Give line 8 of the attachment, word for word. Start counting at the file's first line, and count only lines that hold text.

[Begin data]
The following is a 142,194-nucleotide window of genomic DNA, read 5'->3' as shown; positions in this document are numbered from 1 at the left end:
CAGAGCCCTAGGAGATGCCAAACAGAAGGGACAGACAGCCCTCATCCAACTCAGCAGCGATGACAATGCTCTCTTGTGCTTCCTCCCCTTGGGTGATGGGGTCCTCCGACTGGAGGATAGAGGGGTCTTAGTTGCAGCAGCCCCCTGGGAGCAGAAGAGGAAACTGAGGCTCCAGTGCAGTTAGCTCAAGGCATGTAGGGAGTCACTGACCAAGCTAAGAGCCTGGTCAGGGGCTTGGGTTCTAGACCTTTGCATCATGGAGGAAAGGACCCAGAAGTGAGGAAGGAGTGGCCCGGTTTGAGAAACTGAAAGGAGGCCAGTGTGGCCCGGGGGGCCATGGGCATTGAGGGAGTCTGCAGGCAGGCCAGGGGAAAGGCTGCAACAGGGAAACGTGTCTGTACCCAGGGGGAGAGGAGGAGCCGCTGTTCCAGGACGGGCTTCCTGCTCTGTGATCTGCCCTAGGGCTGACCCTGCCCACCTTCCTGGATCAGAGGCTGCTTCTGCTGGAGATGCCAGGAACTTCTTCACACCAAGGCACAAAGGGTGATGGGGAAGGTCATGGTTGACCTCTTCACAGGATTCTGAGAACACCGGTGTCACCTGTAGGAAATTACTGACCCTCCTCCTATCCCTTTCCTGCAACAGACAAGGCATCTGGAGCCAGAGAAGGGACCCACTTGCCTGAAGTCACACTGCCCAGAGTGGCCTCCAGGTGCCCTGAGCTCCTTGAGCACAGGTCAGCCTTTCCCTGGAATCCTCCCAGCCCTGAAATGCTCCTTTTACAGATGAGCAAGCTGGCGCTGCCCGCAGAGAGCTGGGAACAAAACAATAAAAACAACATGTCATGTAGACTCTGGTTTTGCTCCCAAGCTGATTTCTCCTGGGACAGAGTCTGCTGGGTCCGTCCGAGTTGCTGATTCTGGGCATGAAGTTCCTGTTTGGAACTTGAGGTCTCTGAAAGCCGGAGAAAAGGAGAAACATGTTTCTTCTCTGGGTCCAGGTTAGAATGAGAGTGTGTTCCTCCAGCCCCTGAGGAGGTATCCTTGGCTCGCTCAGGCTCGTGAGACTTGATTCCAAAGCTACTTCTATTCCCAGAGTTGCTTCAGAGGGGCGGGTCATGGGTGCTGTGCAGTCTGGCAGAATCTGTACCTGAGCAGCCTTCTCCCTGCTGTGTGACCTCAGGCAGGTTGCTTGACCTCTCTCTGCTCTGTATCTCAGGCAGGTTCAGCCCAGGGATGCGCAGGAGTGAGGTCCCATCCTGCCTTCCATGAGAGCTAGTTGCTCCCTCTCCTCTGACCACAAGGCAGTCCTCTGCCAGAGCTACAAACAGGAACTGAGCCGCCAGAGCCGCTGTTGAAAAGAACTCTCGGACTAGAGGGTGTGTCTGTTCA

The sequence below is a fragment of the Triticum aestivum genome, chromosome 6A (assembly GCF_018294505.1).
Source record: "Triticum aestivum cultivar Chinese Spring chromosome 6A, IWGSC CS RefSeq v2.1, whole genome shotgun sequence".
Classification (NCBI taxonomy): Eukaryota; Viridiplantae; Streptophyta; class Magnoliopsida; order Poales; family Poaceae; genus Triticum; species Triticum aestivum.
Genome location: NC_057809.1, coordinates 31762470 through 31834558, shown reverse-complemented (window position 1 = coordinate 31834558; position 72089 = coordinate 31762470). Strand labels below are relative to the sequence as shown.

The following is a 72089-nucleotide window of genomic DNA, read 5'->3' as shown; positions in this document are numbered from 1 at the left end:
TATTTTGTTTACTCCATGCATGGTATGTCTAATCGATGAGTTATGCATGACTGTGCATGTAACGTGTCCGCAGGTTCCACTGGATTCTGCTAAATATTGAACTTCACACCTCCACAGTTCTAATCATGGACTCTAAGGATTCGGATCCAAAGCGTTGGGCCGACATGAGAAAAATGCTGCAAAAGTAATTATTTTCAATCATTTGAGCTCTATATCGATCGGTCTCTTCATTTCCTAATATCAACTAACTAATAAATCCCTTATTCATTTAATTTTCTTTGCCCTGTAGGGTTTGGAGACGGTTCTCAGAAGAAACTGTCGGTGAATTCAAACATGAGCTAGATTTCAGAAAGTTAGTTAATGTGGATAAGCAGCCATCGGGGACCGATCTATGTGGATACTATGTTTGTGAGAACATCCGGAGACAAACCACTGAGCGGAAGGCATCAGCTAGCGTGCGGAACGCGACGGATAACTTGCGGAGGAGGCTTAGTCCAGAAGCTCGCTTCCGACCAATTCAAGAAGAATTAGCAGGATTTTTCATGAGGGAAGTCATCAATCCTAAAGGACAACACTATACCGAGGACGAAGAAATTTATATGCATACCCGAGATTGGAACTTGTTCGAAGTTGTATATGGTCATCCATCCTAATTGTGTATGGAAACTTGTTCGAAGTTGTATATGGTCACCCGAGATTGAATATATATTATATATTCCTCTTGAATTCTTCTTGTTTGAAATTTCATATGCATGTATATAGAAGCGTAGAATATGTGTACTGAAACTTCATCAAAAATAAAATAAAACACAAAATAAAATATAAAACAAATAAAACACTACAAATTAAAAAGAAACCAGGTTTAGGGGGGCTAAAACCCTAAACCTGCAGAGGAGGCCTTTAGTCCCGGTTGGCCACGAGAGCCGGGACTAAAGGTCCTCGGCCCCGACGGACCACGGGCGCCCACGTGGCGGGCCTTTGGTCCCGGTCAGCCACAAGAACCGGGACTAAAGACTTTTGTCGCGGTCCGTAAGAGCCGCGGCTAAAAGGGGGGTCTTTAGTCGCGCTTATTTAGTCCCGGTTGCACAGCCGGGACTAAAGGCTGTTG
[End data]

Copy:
TATTTTGTTTACTCCATGCATGGTATGTCTAATCGATGAGTTATGCATGACTGTGCATGTAACGTGTCCGCAGGTTCCACTGGATTCTGCTAAATATTGAACTTCACACCTCCACAGTTCTAATCATGGACTCTAAGGATTCGGATCCAAAGCGTTGGGCCGACATGAGAAAAATGCTGCAAAAGTAATTATTTTCAATCATTTGAGCTCTATATCGATCGGTCTCTTCATTTCCTAATATCAACTAACTAATAAATCCCTTATTCATTTAATTTTCTTTGCCCTGTAGGGTTTGGAGACGGTTCTCAGAAGAAACTGTCGGTGAATTCAAACATGAGCTAGATTTCAGAAAGTTAGTTAATGTGGATAAGCAGCCATCGGGGACCGATCTATGTGGATACTATGTTTGTGAGAACATCCGGAGACAAACCACTGAGCGGAAGGCATCAGCTAGCGTGCGGAACGCGACGGATAACTTGCGGAGGAGGCTTAGTCCAGAAGCTCGCTTCCGACCAATTCAAGAAGAATTAGCAGGATTTTTCATGAGGGAAGTCATCAATCCTAAAGGACAACACTATACCGAGGACGAAGAAATTTATATGCATACCCGAGATTGGAACTTGTTCGAAGTTGTATATGGTCATCCATCCTAATTGTGTATGGAAACTTGTTCGAAGTTGTATATGGTCACCCGAGATTGAATATATATTATATATTCCTCTTGAATTCTTCTTGTTTGAAATTTCATATGCATGTATATAGAAGCGTAGAATATGTGTACTGAAACTTCATCAAAAATAAAATAAAACACAAAATAAAATATAAAACAAATAAAACACTACAAATTAAAAAGAAACCAGGTTTAGGGGGGCTAAAACCCTAAACCTGCAGAGGAGGCCTTTAGTCCCGGTTGGCCACGAGAGCCGGGACTAAAGGTCCTCGGCCCCGACGGACCACGGGCGCCCACGTGGCGGGCCTTTGGTCCCGGTCAGCCACAAGAACCGGGACTAAAGACTTTTGTCGCGGTCCGTAAGAGCCGCGGCTAAAAGGGGGGTCTTTAGTCGCGCTTATTTAGTCCCGGTTGCACAGCCGGGACTAAAGGCTGTTG